The specter of climate change isn’t just impacting weather, it could also change California water rights, according to experts who spoke at this year’s annual Water Summit put on by the Water Association of Kern County.
The May 25 virtual event included a host of experts who caught attendees up on the latest information about groundwater, broken canals and how much farmland may have to be taken out of production in the San Joaquin Valley.
The topic that generated the most heat involved a report issued earlier this year by the California State Water Resources Control board about how climate change predictions may be included in new water rights applications.
Climate change could mean shorter, more intense wet seasons with less snow and longer, hotter dry periods, said Erik Ekdahl, Deputy Director of the State Water Resources Control Board. That will have to be taken into account when the Water Board considers how much water is actually available, and when, under new rights applications.
For example, a new water right would need to be filled earlier in the water season since the wet months are shortening due to climate change.
Though he stressed that climate change predictions would only affect new rights applications, not existing water rights, Attorney Valerie Kincaid, with O’Laughlin & Paris, said senior rights holders have serious concerns.
That example of new rights being issued in early months is exactly the kind of thing that makes senior rights holders nervous as they wonder if their right would then cease to be useful, Kincaid said.
There were a number of funding updates including for repairs to the Friant-Kern Canal, which brings water from Millerton Lake near Fresno south to towns and farms all the way to Arvin. A 33-mile section of the canal starting at about Pixley in Tulare County to Lake Woollomes in Kern County has sunk as excessive groundwater pumping has caused the land to sink.
That sag has reduced the amount of water that can be moved through the canal by 60 percent. The cost to fix it has been estimated at $500 million.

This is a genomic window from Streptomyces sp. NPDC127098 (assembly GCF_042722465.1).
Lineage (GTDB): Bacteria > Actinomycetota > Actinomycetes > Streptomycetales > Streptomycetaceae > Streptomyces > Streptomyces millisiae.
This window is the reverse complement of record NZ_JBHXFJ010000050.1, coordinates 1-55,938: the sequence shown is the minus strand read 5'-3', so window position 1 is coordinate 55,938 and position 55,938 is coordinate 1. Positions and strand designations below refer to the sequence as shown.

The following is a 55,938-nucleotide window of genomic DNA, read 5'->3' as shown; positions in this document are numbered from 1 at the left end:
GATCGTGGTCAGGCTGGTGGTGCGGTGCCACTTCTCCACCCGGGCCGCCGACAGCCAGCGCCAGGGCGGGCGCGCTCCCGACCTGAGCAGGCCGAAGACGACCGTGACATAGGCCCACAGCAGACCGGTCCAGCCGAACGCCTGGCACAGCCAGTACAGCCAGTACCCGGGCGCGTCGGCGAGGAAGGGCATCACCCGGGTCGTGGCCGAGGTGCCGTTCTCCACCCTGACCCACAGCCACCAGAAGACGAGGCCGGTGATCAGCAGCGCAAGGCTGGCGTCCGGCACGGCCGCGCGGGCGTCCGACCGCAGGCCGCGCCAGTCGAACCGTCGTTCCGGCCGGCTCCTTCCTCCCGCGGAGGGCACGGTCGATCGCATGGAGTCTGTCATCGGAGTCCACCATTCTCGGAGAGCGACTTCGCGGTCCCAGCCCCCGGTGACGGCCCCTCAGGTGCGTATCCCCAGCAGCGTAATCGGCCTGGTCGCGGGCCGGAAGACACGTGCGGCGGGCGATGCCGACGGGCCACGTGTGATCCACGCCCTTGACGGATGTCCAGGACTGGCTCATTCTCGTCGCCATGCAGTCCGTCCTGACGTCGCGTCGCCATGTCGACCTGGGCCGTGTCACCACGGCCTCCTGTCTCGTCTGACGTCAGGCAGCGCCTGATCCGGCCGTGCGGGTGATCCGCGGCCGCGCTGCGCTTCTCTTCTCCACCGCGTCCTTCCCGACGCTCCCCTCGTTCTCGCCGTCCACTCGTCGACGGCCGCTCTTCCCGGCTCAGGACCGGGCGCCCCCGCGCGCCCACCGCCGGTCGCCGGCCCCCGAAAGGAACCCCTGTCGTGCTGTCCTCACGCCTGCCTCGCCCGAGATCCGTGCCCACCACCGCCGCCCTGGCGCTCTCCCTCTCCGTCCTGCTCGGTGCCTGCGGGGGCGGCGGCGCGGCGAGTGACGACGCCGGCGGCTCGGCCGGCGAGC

Camille Touton, Deputy Commissioner of the Bureau of Reclamation told attendees that a cost-share agreement has been finalized with Friant Water Authority to repair the sinking section. The Bureau is accepting proposals for the first stage of construction and Touton expects “shovels in the ground” by fall.
And there will be more money for local groundwater agencies to implement measures to refill aquifers per the state’s new Sustainable Groundwater Management Act, which requires basins to bring aquifers into balance – meaning more water can’t be pumped out than goes back in – by 2040.
Steven Springhorn, Acting Deputy Director of Groundwater Management for the Department of Water Resources, said the state will dole out $200 million for SGMA assistance over the next four years and Governor Gavin Newsom’s May budget revise includes $1 billion for SGMA assistance, though it still needs approval from the Legislature.
Finally, author Mark Arax talked about his book “The Dreamt Land,” and what he’s learned about water and the valley over his career.
When asked how he thought Kern County was doing in terms of groundwater sustainability, Arax said Kern is in an extreme water deficit and would have to take farmland out of production to become sustainable.
“It’s going to be a painful process to see farmland fallowed,” said Arax. “Do we have the wherewithal to do it? That’s the question.”